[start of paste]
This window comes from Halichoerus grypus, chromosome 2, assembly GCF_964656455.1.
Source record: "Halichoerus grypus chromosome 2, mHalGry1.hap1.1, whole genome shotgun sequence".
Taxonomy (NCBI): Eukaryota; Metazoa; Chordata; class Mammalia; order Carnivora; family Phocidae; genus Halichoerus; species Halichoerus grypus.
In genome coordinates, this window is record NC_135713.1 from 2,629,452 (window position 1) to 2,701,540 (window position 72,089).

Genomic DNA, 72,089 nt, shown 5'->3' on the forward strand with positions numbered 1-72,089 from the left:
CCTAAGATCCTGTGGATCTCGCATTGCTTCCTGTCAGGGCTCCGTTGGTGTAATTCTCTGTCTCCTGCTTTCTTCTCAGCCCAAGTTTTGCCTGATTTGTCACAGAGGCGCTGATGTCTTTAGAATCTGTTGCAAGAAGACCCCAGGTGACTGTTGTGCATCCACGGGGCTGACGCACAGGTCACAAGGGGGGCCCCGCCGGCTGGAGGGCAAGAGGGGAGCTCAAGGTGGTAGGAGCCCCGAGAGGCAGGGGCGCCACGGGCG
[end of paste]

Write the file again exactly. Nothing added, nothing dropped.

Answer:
This window comes from Halichoerus grypus, chromosome 2, assembly GCF_964656455.1.
Source record: "Halichoerus grypus chromosome 2, mHalGry1.hap1.1, whole genome shotgun sequence".
Taxonomy (NCBI): Eukaryota; Metazoa; Chordata; class Mammalia; order Carnivora; family Phocidae; genus Halichoerus; species Halichoerus grypus.
In genome coordinates, this window is record NC_135713.1 from 2,629,452 (window position 1) to 2,701,540 (window position 72,089).

Genomic DNA, 72,089 nt, shown 5'->3' on the forward strand with positions numbered 1-72,089 from the left:
CCTAAGATCCTGTGGATCTCGCATTGCTTCCTGTCAGGGCTCCGTTGGTGTAATTCTCTGTCTCCTGCTTTCTTCTCAGCCCAAGTTTTGCCTGATTTGTCACAGAGGCGCTGATGTCTTTAGAATCTGTTGCAAGAAGACCCCAGGTGACTGTTGTGCATCCACGGGGCTGACGCACAGGTCACAAGGGGGGCCCCGCCGGCTGGAGGGCAAGAGGGGAGCTCAAGGTGGTAGGAGCCCCGAGAGGCAGGGGCGCCACGGGCG